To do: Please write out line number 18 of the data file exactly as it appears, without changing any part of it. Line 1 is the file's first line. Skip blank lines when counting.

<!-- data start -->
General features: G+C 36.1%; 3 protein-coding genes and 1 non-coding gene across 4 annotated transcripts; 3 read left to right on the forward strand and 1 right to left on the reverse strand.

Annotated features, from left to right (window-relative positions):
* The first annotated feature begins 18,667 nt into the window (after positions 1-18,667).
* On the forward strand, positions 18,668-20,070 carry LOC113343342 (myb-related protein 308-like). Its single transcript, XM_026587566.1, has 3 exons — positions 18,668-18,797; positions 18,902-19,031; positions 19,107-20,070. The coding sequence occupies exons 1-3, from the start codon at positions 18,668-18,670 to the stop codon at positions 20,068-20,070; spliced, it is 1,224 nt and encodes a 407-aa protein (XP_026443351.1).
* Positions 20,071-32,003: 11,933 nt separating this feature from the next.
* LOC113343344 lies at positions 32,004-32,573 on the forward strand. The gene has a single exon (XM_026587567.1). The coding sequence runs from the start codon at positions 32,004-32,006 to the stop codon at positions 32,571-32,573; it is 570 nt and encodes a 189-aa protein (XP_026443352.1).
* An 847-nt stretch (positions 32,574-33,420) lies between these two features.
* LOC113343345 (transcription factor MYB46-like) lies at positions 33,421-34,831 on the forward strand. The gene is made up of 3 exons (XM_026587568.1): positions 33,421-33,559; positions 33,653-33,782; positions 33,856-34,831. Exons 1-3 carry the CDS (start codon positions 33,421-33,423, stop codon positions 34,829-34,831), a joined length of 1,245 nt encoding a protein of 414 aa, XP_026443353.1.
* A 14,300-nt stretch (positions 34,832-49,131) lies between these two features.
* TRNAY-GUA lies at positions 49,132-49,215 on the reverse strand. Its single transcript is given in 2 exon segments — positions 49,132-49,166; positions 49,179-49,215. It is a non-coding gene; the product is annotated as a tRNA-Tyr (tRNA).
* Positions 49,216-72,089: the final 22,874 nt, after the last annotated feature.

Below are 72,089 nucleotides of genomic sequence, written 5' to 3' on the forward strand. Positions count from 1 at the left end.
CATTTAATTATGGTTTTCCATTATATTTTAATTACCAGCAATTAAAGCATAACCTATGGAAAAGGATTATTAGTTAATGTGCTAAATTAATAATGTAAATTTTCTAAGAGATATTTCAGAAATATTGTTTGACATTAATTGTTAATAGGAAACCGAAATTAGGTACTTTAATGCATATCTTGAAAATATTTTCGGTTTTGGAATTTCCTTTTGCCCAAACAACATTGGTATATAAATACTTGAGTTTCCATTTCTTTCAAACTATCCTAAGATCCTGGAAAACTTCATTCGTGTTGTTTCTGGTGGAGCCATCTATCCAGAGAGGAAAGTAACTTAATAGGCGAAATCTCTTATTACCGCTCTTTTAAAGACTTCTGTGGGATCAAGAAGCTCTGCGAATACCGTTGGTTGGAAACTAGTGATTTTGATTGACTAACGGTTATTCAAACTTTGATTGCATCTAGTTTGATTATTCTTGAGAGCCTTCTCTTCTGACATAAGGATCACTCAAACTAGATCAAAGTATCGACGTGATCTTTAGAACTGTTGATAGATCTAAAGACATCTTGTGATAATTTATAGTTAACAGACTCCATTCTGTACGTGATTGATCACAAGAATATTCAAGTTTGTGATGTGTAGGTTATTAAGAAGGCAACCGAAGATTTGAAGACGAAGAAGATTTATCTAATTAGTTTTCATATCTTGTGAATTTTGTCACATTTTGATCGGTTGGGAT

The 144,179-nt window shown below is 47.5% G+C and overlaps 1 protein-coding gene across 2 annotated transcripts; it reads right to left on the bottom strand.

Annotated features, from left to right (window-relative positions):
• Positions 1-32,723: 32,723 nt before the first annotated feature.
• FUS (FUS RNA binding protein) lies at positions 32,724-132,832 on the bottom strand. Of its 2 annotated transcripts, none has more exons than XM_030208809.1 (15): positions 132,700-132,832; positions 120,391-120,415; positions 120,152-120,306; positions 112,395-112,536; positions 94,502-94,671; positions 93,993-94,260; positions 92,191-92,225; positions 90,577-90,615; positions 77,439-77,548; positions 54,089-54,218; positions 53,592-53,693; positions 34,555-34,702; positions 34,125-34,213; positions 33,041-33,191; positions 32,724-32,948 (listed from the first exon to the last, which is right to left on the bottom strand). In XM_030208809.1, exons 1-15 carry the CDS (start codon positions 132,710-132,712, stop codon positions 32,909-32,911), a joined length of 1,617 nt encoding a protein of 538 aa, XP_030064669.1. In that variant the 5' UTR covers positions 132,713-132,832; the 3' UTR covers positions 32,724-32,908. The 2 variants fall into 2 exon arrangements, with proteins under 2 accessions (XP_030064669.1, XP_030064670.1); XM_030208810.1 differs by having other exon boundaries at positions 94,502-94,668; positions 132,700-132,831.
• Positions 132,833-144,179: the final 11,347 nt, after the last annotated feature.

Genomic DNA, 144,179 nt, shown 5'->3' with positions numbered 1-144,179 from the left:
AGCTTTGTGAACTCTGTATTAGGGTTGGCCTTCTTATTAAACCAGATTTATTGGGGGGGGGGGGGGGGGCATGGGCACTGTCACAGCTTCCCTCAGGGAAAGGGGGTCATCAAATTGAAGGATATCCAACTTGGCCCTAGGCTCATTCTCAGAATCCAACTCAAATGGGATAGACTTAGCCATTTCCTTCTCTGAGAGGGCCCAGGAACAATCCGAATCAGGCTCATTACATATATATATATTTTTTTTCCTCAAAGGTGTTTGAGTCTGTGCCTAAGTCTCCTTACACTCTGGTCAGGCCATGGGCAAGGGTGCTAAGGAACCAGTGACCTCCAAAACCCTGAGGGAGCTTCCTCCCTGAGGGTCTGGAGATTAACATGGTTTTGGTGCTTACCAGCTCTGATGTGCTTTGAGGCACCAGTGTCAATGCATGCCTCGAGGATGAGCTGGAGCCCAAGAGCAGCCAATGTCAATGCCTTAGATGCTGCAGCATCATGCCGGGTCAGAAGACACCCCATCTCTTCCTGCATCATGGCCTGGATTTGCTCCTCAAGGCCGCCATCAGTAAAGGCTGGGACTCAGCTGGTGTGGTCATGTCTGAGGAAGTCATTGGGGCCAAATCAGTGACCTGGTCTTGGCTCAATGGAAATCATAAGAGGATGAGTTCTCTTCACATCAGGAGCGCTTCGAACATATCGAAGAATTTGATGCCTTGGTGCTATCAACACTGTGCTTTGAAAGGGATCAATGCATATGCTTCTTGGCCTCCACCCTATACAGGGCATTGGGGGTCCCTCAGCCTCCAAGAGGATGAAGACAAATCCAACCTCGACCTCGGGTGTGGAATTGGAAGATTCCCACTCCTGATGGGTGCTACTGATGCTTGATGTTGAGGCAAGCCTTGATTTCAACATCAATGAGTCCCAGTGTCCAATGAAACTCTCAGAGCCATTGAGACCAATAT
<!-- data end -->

• Positions 132,833-144,179: the final 11,347 nt, after the last annotated feature.